Legislative Investigation into Election Devolves into Partisan Rancor

Politics

Legislative Investigation into Election Devolves into Partisan Rancor

By Will Kenneally

December 11, 2020

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The Joint Committee on Campaigns and Elections meets to hear testimony Dec. 11, 2020. (Courtesy: Wisconsin Eye)

The Joint Committee on Campaigns and Elections meets to hear testimony Dec. 11, 2020. (Courtesy: Wisconsin Eye)


Democrats walked out of a legislative committee meeting tasked with investigating the state’s November election, a hearing which included testimony almost solely from Republican partisans.

Testimony was given by invite only, and included conservative talk show host Dan O’Donnell, Republican appointees to the Wisconsin Elections Commission Dean Knudson and Bob Spindell, and former conservative Supreme Court Justice Michael Gableman.

The only Democrat to testify was Dane County clerk Scott McDonell.

“It is [of] the utmost importance to make sure that our electoral process is of the highest quality and accuracy as possible,” said Sen. Kathleen Bernier, R-Chippewa Falls, the committee’s co-chair.

Democrats on the committee however, decried the hearing as a partisan stunt, leaving the hearing after a few hours and accusing the Republican chairs of cutting them off from questioning those giving testimony.

“We’ve heard enough,” the Democratic senators and representatives wrote in a statement afterward. “After a morning of wild conspiracy theories that went unchallenged and uncorrected, it is clear that today’s joint hearing is exactly the kind of disgraceful display that we all feared it would be.”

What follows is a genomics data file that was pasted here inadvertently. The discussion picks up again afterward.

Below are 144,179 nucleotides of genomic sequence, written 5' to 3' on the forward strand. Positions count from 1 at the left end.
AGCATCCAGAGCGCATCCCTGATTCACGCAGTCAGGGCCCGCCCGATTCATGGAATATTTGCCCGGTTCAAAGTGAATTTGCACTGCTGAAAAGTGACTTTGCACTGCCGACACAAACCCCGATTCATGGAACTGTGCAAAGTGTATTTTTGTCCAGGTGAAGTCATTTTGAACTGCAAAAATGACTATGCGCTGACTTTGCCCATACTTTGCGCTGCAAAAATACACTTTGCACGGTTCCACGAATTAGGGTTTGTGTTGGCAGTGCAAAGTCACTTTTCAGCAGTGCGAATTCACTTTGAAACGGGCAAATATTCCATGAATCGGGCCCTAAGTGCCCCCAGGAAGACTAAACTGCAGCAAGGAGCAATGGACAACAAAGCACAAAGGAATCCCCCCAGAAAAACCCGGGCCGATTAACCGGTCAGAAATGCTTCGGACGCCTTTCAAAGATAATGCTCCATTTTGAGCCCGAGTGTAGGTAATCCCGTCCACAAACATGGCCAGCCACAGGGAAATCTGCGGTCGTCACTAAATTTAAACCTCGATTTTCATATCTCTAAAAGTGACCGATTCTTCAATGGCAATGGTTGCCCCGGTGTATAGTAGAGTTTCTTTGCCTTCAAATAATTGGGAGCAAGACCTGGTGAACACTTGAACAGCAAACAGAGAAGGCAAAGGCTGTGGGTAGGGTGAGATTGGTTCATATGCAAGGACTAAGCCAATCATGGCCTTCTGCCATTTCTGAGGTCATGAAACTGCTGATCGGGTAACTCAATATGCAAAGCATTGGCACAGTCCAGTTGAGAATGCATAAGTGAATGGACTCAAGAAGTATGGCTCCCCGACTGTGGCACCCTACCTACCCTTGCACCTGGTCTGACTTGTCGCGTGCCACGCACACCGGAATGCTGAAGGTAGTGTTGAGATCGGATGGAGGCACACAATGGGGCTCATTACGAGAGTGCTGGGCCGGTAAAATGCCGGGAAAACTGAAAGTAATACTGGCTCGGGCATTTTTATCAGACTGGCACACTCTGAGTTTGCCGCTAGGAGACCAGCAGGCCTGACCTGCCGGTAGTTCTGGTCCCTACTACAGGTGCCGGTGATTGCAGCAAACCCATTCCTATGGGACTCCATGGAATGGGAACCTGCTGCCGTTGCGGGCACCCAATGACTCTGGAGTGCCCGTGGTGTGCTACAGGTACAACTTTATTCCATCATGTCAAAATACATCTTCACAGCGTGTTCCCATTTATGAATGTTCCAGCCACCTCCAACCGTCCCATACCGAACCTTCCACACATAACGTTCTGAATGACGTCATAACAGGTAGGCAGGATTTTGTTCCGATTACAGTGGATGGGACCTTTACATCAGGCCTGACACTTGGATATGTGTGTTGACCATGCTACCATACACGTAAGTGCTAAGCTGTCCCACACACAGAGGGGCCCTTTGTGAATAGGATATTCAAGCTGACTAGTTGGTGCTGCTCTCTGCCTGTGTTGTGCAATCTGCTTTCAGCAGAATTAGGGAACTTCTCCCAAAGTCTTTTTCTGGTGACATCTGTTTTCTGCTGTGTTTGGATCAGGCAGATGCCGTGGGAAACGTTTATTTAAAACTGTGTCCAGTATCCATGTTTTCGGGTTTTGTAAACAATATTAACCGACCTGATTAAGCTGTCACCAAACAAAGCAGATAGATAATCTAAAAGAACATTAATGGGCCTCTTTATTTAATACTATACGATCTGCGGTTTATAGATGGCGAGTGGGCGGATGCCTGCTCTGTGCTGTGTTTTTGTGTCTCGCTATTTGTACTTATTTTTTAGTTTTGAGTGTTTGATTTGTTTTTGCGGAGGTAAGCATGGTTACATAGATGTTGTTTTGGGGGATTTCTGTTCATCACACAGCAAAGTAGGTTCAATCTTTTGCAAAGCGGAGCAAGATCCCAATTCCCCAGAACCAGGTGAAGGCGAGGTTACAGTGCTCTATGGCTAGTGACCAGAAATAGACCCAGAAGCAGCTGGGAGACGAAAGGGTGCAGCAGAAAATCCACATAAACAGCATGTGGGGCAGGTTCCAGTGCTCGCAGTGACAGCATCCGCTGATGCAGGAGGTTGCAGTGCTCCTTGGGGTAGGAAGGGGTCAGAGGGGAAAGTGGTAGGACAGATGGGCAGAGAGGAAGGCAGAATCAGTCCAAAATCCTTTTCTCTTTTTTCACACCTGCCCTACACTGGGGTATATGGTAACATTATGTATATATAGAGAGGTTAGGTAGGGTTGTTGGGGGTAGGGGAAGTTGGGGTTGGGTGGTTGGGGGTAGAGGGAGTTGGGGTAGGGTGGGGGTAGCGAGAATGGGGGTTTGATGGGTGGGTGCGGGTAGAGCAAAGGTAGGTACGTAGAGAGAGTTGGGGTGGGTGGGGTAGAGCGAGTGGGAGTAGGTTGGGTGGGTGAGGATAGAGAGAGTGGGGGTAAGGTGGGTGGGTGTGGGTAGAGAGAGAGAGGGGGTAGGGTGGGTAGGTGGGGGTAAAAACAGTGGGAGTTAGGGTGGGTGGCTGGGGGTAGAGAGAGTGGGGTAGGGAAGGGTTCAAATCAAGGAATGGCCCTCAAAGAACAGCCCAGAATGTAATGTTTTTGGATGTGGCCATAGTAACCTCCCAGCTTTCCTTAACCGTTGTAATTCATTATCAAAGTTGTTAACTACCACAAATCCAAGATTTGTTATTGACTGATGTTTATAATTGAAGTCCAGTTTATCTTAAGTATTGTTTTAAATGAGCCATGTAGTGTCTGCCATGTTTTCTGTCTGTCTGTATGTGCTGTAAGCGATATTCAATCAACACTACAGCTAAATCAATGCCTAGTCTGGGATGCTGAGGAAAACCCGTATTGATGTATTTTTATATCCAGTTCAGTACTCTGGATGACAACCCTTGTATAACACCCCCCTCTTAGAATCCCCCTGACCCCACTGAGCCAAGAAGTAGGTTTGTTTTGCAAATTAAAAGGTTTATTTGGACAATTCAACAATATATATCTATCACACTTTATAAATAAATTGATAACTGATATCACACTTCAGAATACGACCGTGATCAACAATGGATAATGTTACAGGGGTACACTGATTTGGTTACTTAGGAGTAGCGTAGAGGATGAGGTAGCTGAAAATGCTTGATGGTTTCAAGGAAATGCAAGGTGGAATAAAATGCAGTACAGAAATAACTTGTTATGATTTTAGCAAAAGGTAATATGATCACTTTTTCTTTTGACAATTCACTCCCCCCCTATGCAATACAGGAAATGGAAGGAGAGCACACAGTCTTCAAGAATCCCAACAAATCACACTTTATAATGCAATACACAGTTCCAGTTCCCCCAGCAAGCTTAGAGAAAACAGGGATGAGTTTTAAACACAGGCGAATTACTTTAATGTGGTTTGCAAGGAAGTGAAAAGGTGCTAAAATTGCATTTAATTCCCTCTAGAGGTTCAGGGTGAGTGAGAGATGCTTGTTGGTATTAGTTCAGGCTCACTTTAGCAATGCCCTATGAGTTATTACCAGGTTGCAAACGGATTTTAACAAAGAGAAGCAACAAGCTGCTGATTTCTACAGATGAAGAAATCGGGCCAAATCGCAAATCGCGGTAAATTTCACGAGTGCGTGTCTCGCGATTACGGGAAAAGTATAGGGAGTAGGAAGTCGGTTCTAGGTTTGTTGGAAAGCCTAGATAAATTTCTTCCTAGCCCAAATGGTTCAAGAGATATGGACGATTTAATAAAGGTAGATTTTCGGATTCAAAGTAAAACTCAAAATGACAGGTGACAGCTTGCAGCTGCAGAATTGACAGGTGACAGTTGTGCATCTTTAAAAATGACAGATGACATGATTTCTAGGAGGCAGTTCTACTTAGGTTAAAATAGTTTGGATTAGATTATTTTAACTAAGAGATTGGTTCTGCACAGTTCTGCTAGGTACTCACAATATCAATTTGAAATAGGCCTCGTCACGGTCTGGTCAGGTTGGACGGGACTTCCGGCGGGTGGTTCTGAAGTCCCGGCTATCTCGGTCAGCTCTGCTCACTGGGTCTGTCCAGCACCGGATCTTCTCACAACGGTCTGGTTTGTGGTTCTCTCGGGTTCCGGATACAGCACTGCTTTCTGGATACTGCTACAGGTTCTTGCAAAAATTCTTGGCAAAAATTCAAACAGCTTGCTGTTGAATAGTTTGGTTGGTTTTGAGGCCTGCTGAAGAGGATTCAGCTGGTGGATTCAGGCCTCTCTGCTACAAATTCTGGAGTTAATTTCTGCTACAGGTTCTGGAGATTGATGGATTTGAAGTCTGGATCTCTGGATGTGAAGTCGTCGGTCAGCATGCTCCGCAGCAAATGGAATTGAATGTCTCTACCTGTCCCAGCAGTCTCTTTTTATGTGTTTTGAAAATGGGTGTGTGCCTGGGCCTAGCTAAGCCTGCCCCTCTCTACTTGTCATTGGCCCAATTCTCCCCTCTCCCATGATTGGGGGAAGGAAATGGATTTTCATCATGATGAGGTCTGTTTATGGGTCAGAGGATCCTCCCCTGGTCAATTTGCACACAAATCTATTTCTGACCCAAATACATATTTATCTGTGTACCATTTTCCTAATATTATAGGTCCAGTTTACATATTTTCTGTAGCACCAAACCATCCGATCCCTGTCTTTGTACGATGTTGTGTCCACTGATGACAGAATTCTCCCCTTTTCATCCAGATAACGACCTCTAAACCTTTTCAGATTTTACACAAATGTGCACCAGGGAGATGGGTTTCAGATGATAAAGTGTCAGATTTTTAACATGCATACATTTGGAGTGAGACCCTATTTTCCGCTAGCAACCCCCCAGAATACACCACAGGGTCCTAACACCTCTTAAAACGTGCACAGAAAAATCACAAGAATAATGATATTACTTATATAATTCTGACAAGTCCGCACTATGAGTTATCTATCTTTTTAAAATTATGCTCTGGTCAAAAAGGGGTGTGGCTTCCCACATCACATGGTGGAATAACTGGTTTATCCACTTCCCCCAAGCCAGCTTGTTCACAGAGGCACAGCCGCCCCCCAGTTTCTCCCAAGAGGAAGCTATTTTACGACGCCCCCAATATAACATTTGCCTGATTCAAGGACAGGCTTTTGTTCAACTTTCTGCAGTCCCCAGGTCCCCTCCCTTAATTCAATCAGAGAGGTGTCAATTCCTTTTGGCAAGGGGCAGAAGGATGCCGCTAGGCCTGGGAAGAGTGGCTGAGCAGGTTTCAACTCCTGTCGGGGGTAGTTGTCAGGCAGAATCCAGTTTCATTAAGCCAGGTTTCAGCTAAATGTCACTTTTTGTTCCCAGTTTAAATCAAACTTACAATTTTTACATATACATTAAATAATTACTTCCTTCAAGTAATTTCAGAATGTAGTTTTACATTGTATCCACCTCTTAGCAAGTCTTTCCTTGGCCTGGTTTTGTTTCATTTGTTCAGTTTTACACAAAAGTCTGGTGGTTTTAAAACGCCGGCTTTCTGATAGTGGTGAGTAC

The testimony was a mix of first-hand accounts from those working as Trump campaign observers and some elections officials.

Knudson, a Republican from the Wisconsin Elections Commission, reiterated the agency’s finding that there were no widespread instances of fraud during the election.

“In Wisconsin, there were no dumps of ballots during the night, none. There is no evidence of any fraud related to Dominion voting machines in Wisconsin. None,” he said.

“In recent statewide elections, the fraudulent ballots we discover are typically numbered in the dozens to the hundreds,” Knudson added. “These tend to be scattered and unorganized violations, most often committed by individuals who fraudulently double vote.”

Despite no evidence of widespread fraud, many testifying alleged impropriety in the state’s election.

“The disturbing truth that I have discovered over the past year of investigating is that here in Wisconsin, our right to vote has been perverted by fraud,” said O’Donnell, who hosts a conservative talk radio show on WISN-AM. He said he had heard of anecdotal evidence of impropriety in voting in nursing homes and among those designating themselves as indefinitely confined on their absentee ballots.

During the hearing, legislators asked staff attorneys about the possibility of throwing out the slate of Democratic electors ahead of the Electoral College meeting Monday, and have the Republican-controlled state Legislature appoint its own slate of electors.

Legislative Council attorneys said that under state law, the Legislature already delegated its authority to choose electors to the popular vote.

“Many of our constituents have been asking us to change the electors and I think it's not within our authority,” Sen. Alberta Darling, R-River Hills, said. “I think that's very important for people to understand that we do not have that authority. We'd have to change the law in order to have that authority.”

There was disagreement among Republicans however, with Rep. Shae Sortwell, R-Two Rivers, arguing that the Legislature could still assert its authority before Monday.

“There are lots of legal interpretations out there, many of them from very reputable sources that disagree with the interpretation of Leg. Council,” he said.

This came the same day Gov. Tony Evers released a formal announcement of the Democratic elector’s meeting at noon on Monday. The state Supreme Court will hear a case Saturday from the Trump campaign challenging the state’s election results.

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